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Convergent Hybrid Ablation Procedure
I am a 66-year old female who has been diagnosed with paroxysmal AFIB (4 major episodes in the past 2 years) that took me to ER. My cardiologist referred me to a Electrophysiologist Cardiologist and this EP is recommending the convergent-hybrid Ablation procedure. He says that with paroxysmal AFIB I am a good candidate for this procedure and that there is a 90% chance that it will be successful in fixing my AFIB. The goal is to eventually get me off of my Diltiazem and Sotalol and xarelto. This procedure is a two-step process. First step will be a minimally invasive procedure where a cardiothoracic surgeon will do an incision in the area of the sternum and ablate the outside of the heart. I will stay in the hospital for 3 to 4 days. 6 weeks later, the EP will go through the groin and ablate the inside of the heart, with a overnight hospital stay. I would like to hear from anyone who has had this procedure. Was it successful? Pros and cons, experiences, etc?t
Mellanie at StopAfib.org, January 18, 2018 3:56am ESTIsabella,I am not aware of anyone currently on the forum who has had the Convergent Procedure. And, once people are afib-free from surgical procedures, they often move on with their lives and no longer hang around afib forums. Mellanie
dave205, January 19, 2018 1:55am EST
90% seems totally out of line with the following study 96-16: Three year follow up of the convergent hybrid AF ablation for persistent AF.
Mellanie at StopAfib.org, January 20, 2018 5:45am ESTThere are several things to consider that make the results from the study that was referenced different from Isabella's situation (it's like comparing apples and oranges):Isabella has paroxysmal afib of short duration and minimal burden (4 episodes over 2 years) whereas those in this study all had persistent or longstanding persistent afib, which means being in continuous afib for up to a year (persistent means less than one year), and many much longer (longstanding persistent means longer than a year). This study indicates that AVERAGE AF duration is 7.6 years. That means the buildup of a lot of structural remodeling and electrical remodeling in the atria, whereas with Isabella having had just 4 episodes, there should be little to no remodeling to deal with. Many of these patients had large (even huge) atria and/or failed ablations (these patients were chosen specifically because they had large atria, failed ablations, or long duration of AF), so comparing this to Isabella's case is totally unreasonable! This study indicates that prior small US and European studies had shown 80% success at three years. Those studies are older, and the technology and techniques have advanced since those studies. Finally, failure of catheter or surgical ablation has been standardized at 30 seconds of afib after the 3-month blanking period, which is not considered a reasonable yardstick any more. (The CABANA study is expected to yield a more reasonable yardstick for future use.) If a person had 31 seconds of AF in 3 years, they were considered a failure, whereas most of us would consider just having 31 seconds of AF over 3 years to be a success.Thus, let's trust that Isabella's doctor knows what he is talking about and that due to her situation, she is likely to have a 90% success rate. I would never compare her situation to this particular study (especially since this center was new to the procedure and likely has the impact of the learning curve as well). Centers with a lot of convergent procedures under their belts have high success rates.Mellanie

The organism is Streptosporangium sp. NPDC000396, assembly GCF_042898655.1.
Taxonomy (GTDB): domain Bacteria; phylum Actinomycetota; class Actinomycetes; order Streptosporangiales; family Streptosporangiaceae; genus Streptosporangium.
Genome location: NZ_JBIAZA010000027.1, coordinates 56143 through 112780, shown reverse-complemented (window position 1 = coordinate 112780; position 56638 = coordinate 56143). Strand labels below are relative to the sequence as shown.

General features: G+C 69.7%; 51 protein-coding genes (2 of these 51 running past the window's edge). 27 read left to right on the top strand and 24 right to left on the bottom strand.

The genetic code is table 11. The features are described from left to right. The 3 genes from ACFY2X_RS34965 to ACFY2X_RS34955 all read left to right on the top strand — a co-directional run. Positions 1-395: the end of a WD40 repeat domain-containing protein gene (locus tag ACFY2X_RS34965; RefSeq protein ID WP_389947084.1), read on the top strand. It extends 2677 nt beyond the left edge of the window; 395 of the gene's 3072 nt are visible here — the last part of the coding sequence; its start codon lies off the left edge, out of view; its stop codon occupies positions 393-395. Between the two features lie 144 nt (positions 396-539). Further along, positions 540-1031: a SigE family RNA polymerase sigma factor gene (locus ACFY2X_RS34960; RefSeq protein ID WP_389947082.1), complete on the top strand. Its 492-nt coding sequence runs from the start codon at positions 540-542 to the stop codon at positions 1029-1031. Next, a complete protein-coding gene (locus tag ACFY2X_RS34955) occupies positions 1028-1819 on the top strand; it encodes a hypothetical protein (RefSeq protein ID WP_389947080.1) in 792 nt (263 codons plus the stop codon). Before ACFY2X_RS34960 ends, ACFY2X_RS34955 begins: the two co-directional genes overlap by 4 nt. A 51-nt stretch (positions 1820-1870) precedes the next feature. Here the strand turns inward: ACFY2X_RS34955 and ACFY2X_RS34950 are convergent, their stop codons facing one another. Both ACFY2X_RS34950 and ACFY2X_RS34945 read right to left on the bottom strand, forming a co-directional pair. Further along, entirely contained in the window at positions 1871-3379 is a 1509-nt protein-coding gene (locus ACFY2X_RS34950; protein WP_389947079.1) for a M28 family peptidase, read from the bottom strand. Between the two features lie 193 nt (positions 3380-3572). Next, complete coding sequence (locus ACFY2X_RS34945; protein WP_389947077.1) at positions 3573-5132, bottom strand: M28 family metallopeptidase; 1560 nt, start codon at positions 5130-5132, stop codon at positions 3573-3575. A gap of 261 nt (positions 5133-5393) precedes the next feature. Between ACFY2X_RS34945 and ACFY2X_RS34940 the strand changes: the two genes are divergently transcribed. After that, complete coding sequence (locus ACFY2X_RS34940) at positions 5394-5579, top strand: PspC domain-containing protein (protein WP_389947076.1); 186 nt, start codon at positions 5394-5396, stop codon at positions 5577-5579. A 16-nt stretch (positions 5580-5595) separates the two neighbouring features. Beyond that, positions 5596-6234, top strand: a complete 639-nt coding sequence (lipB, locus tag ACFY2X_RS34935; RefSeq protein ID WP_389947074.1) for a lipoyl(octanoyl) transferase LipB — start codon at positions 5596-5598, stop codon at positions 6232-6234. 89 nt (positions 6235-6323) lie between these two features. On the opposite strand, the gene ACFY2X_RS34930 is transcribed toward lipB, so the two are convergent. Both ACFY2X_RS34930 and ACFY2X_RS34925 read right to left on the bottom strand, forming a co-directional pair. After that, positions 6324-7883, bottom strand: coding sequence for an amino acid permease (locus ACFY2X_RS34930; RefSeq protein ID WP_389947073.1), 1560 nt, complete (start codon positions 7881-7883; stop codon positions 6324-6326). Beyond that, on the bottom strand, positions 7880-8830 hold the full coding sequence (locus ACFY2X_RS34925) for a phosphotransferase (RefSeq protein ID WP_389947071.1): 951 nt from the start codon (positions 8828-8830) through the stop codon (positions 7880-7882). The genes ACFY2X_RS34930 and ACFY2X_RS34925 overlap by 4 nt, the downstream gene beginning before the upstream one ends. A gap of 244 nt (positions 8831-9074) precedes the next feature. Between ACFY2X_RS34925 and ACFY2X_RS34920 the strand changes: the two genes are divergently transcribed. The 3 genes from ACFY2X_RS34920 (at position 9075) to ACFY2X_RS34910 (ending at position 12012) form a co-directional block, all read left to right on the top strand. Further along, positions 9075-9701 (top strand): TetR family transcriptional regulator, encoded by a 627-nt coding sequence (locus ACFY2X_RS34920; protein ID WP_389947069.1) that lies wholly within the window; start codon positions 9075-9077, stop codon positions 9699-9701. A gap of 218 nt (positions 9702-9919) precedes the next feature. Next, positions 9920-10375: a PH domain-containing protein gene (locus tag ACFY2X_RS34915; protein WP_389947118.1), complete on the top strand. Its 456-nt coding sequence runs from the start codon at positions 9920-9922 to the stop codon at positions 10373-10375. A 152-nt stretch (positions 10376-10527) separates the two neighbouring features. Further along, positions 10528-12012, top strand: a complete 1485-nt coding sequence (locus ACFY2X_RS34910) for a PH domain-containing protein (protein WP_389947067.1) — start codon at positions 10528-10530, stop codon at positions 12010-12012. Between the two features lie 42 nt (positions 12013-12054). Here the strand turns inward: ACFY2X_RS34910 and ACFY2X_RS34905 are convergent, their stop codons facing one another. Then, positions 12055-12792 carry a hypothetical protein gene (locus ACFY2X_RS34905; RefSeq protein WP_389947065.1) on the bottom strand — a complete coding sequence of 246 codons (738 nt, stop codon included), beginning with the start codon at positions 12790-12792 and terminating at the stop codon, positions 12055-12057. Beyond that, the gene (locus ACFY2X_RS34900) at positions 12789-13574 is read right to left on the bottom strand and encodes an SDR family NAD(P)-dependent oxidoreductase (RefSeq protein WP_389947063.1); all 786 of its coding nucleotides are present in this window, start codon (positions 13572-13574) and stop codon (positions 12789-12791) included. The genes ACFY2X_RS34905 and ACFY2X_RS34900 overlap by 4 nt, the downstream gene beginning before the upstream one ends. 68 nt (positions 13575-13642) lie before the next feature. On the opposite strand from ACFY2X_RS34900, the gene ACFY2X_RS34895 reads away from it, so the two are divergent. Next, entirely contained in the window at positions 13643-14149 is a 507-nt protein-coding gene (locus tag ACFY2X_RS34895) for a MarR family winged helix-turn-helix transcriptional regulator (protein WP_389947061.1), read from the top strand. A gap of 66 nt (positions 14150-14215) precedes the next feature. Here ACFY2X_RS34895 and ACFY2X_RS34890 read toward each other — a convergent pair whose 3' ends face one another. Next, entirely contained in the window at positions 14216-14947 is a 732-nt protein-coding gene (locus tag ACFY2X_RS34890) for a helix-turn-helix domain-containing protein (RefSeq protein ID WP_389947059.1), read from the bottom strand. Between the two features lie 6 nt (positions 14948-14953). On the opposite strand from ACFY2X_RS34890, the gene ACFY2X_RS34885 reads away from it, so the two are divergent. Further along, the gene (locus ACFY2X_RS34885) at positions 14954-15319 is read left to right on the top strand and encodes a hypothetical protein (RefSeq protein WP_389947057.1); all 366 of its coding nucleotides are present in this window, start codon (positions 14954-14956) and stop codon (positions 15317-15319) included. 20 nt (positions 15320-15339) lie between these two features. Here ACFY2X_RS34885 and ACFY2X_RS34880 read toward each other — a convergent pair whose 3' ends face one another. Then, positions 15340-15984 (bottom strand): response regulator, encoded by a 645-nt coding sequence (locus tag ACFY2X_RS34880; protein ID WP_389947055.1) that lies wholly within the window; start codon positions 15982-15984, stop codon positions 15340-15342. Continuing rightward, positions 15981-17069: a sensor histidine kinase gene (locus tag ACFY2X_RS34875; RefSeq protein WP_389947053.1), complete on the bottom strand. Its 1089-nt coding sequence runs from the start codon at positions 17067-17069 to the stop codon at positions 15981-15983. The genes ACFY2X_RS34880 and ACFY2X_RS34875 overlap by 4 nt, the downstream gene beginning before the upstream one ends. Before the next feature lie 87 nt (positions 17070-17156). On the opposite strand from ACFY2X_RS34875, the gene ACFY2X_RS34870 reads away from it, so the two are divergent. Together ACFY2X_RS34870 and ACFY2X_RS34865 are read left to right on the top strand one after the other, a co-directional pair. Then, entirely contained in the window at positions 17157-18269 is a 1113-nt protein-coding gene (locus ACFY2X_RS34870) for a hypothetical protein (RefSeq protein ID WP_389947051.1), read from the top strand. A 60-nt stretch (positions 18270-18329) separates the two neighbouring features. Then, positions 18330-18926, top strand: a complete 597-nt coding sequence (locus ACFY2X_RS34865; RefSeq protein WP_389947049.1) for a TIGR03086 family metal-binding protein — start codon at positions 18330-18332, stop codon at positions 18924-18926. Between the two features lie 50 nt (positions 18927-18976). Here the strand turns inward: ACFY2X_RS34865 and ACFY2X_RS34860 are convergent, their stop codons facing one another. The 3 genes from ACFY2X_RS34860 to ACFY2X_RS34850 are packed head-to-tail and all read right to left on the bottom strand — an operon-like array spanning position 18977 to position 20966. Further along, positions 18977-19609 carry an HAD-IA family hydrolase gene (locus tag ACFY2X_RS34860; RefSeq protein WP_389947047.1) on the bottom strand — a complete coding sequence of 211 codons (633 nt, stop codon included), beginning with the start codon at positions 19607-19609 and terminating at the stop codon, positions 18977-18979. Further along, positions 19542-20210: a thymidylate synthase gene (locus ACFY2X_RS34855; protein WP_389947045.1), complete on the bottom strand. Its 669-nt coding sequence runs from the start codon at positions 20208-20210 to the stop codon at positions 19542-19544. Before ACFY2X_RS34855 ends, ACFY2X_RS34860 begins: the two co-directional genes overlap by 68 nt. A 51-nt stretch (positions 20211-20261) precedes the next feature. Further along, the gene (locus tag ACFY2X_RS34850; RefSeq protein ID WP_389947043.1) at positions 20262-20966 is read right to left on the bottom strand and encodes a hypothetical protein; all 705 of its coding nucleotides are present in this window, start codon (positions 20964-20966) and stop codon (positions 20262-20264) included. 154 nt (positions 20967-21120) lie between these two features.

JohnLewi, September 2, 2018 1:29pm EST
Hey, John Lewis here. I’m 70 years old and have been living with AFib for 18 years. I had two previous standard ablations. Medicine stopped working for me. So, on August 9, 2018 I had the convergent hybrid ablation. It was performed at the Heart and Vascular Institute at the Washington Hospital Center in Washington DC
Doctor Christian Schults is my Cardiac Surgeon and Doctor Sung Lee is my Electrophysiologist.
I had a 4 day stay in the hospital. Excellent care by the Doctors, nurses etc.The Washington Hospital Center is connected to the Cleveland Clinic and is a MedStar Hospital.